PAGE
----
- Goldman Sachs Smart Beta: This portfolio uses a factor-based strategy in an attempt to outperform a conventional market-cap strategy.
- BlackRock Target Income: This is a 100%-bond portfolio aimed at people at, or near, retirement who want to generate income from dividends while preserving capital and limiting their exposure to the stock market.
- Flexible Portfolios: This option allows you to pick the asset classes that make up your portfolio to your liking, including the percentages of each, rather than using a predetermined portfolio. This feature is only available to account holders with more than $100,000 in assets.
Types of Accounts
Whether you want to save for retirement, fund your child’s education or just beef up your emergency fund, Betterment offers a wide range of accounts that can accommodate many of your personal goals, including joint accounts for spouses and trust accounts for beneficiaries.
Betterment offers the following types of accounts:
- Individual taxable accounts: The most common type of brokerage account for investors.
- Joint taxable accounts: For people who file joint tax returns, such as married couples.
- Retirement accounts: You can hold investments in tax-advantaged accounts as well, such as Traditional IRAs, Roth IRAs, Rollover IRAs, Rollover Roth IRAs, and SEP IRAs.
- Trust accounts: For people who want to leave wealth to their families.
You can choose any of these account types when you sign up. You can also align each of your accounts to a different investment goal, whether that’s investing, saving, or setting up a beneficiary.
What Features Does Betterment Have?
- Mobile & Desktop App: Betterment offers a sleek mobile application that has the same features as the web version. It’s compatible with iOS devices running 11.0 and up, including iPhone, iPad and iPod touch. It’s also compatible with Android devices running 6.0 and up.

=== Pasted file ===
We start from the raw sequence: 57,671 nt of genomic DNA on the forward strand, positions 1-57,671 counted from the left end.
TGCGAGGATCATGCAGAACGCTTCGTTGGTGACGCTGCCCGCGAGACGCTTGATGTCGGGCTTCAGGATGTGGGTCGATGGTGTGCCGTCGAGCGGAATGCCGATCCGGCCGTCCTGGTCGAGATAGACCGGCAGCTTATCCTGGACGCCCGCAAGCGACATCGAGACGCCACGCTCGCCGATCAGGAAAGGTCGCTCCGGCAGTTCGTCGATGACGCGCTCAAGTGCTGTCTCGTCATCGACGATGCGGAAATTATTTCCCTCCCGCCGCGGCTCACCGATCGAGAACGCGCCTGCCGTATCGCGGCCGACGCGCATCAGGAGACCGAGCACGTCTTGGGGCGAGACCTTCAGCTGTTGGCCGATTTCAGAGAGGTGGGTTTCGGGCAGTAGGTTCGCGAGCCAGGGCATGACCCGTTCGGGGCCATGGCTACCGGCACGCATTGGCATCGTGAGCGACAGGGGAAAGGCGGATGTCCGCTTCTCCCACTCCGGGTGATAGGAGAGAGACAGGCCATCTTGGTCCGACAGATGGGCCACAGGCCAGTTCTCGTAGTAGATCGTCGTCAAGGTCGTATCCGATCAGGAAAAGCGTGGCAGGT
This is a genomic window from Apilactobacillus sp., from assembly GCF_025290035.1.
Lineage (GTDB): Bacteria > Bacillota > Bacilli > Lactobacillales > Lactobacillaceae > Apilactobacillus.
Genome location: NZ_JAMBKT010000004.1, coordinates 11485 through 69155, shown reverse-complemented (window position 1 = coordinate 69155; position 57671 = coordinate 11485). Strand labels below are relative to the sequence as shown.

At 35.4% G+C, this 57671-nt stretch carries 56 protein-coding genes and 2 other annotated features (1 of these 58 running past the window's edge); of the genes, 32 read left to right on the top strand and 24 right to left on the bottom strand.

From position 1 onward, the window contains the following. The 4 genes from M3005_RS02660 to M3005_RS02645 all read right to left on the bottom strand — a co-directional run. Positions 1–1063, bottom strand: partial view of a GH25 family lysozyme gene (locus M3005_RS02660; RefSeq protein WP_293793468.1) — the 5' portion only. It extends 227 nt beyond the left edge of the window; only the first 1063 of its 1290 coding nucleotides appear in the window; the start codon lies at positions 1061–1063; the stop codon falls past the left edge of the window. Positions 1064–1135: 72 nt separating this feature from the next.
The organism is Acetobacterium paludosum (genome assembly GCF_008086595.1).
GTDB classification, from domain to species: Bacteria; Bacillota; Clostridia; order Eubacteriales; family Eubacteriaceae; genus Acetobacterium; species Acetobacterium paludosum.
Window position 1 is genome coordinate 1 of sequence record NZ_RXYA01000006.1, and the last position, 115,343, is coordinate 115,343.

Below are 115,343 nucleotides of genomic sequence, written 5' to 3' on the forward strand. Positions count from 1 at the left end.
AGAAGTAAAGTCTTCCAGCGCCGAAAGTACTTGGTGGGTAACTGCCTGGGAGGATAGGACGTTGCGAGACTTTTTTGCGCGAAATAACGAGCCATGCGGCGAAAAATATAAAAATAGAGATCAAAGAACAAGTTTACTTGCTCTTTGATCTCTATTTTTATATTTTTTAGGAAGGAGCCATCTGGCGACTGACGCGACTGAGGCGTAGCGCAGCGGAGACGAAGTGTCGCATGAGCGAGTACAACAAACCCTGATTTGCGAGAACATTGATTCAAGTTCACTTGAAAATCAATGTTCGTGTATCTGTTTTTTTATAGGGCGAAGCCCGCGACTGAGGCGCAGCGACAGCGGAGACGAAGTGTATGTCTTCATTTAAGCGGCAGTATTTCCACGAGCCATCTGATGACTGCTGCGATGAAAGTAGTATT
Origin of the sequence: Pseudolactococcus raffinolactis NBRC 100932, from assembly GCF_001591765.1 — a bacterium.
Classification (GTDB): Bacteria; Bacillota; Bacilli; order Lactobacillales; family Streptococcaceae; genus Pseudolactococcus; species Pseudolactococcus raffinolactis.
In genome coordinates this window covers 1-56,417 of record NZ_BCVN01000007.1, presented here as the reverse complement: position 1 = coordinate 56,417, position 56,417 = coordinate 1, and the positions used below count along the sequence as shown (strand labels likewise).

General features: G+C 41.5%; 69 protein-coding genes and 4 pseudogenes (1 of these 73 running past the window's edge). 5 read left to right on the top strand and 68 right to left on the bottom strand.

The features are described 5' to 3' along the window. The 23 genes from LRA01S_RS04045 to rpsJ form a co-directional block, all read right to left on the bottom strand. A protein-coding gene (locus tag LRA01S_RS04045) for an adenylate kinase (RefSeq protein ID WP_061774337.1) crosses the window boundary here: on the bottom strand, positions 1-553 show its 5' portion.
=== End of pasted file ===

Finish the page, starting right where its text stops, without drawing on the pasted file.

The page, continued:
- Tax Loss Harvesting+: Tax loss harvesting is the strategic practice of selling a security that has experienced a loss. By realizing, or “harvesting” a loss, investors are able to offset taxes on both gains and income. This is done automatically for you and can save money over the long term.
- Automatic Rebalancing: Over time, market gains and losses can offset your asset allocation so that you may be more exposed to stocks or bonds than you’d like. Betterment automatically sells and purchases ETFs to make sure your portfolio is at the correct asset allocation for you.
- Two-Way Sweep: A feature unique to Betterment, the two-way sweep feature will identify available cash in your checking account and move it to their high-yield cash reserve account so your idle cash isn’t losing money to inflation. Worried about not having enough cash on hand for bills? The two-way sweep feature can place money back into your account so you’re always covered.
- RetireGuide: Input your age, income, and account type and Betterment will recommend a portfolio, including the asset allocation, to help guide you to retirement. You can even connect data from all of your retirement accounts so you can get a complete picture of your finances.
- Charitable Giving: You can donate shares directly to charity right from your account. While donating shares has the same tax deduction as donating cash, donating shares with appreciated gains can save you on taxes.
How Do Pricing and Fees Work with Betterment?
Betterment has two tiers of service, each with their own account minimums and fees: digital and premium.